INTRODUCTION: Current grief research is dominated by cross-sectional studies assessing prolonged grief disorder (PGD) symptoms retrospectively. Examining grief in daily life, using Experience Sampling Methodology (ESM), may advance the field. Because of the lack of ESM-research on PGD, we evaluated the acceptability and feasibility of assessing PGD symptoms in daily life of bereaved people.
MATERIALS AND METHODS: ESM-items assessing PGD symptoms were developed using cognitive interviewing with five ESM/grief experts. Eighty bereaved adults completed these ESM-items five times a day for two weeks. Before and after this ESM-phase, interviews were administered assessing PGD retrospectively (using the Traumatic Grief Inventory-Clinical Administered). t-tests were performed comparing symptom severity of aggregated moment-to-moment recall (using ESM-items) with retrospective recall (based on interviews) of PGD symptoms. Acceptability of participating in ESM-research (assessed with the Reactions to Research Participation Questionnaire) was examined using descriptive statistics. Feasibility was evaluated by reporting compliance and retention rates.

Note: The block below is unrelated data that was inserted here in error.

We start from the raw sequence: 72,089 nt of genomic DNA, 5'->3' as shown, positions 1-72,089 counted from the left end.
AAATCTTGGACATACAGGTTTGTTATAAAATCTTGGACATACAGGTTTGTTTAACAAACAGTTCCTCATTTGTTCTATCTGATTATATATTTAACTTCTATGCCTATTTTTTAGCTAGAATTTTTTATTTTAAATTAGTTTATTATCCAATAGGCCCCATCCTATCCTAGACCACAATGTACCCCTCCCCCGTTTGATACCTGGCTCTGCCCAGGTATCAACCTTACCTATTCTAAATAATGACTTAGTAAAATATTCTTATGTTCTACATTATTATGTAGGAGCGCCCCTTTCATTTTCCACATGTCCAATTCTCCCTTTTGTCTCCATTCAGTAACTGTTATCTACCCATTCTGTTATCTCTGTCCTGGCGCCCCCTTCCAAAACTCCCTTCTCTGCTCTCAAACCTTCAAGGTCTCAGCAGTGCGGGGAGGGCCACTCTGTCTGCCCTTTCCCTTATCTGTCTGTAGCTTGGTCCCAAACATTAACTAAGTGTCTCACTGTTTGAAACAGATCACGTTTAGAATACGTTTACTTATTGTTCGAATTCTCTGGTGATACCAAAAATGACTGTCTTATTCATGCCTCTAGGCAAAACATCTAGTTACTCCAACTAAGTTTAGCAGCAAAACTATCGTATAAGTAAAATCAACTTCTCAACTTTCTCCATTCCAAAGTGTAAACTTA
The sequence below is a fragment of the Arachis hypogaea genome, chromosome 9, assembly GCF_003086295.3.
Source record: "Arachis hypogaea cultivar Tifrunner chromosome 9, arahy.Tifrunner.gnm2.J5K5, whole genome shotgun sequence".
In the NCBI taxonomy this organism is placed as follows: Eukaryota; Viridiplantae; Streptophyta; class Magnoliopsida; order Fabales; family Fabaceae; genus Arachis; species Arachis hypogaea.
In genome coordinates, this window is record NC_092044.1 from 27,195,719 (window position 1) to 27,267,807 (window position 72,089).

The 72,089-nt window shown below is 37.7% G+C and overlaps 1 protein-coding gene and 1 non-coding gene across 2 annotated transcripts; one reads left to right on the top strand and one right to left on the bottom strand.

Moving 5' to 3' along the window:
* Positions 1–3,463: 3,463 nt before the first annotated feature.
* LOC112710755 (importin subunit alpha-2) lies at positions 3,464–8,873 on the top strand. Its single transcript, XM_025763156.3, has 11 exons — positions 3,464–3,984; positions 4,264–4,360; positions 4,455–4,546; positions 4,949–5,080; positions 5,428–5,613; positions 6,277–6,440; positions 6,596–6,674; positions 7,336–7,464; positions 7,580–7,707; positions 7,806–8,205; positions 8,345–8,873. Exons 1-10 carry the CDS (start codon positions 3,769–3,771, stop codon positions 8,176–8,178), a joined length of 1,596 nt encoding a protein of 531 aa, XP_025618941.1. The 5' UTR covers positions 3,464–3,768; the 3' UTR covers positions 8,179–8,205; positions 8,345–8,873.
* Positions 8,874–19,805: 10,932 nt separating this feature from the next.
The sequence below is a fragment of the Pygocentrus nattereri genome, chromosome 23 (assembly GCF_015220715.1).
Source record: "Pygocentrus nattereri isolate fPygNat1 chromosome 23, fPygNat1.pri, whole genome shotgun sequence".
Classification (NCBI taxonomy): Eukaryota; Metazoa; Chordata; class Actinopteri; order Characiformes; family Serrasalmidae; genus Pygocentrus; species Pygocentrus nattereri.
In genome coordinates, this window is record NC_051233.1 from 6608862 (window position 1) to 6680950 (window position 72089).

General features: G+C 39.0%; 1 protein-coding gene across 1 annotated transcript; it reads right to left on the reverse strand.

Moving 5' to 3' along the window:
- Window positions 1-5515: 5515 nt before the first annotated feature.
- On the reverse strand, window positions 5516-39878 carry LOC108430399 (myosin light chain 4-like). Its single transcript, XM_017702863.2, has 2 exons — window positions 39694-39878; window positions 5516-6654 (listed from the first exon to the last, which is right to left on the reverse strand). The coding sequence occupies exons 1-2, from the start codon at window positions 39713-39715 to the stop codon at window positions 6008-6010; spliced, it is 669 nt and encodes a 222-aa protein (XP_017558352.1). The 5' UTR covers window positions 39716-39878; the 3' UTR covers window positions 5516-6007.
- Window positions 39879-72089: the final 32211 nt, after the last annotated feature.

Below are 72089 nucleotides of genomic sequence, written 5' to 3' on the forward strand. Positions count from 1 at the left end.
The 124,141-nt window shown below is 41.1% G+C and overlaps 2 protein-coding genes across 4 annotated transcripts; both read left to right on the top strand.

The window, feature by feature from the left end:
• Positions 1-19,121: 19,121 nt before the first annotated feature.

RESULTS: Minor changes were made to the ESM-items based on expert interviews. Average levels of aggregated moment-to-moment recall of the symptoms "yearning" (d = -1.04), "preoccupation with the deceased" (d = -0.91), "marked sense of disbelief" (d = -0.43), and "intense loneliness" (d = -0.28) were lower compared with retrospective recalling these symptoms. On average, bereaved people were neutral about personal benefits gained through participation in this EMS-study. They indicated that participation did not raise emotional reactions. Compliance and retention rates were 60% and 65%, respectively.
DISCUSSION: Our findings indicate that whereas compliance and retention is challenging, using ESM to study PGD symptoms in daily life might be useful. Nevertheless, more research is needed.
Bibliographical noteFunding Information:
This publication is part of the project ‘Toward personalized bereavement care: Examining individual differences in response to grief treatment’ [ID: Vl.Veni.211G.065] of the research programme [NWO Talent Programme 2021 - Veni] which is financed by the Dutch Research Council (NWO) and awarded to Lonneke I.M. Lenferink.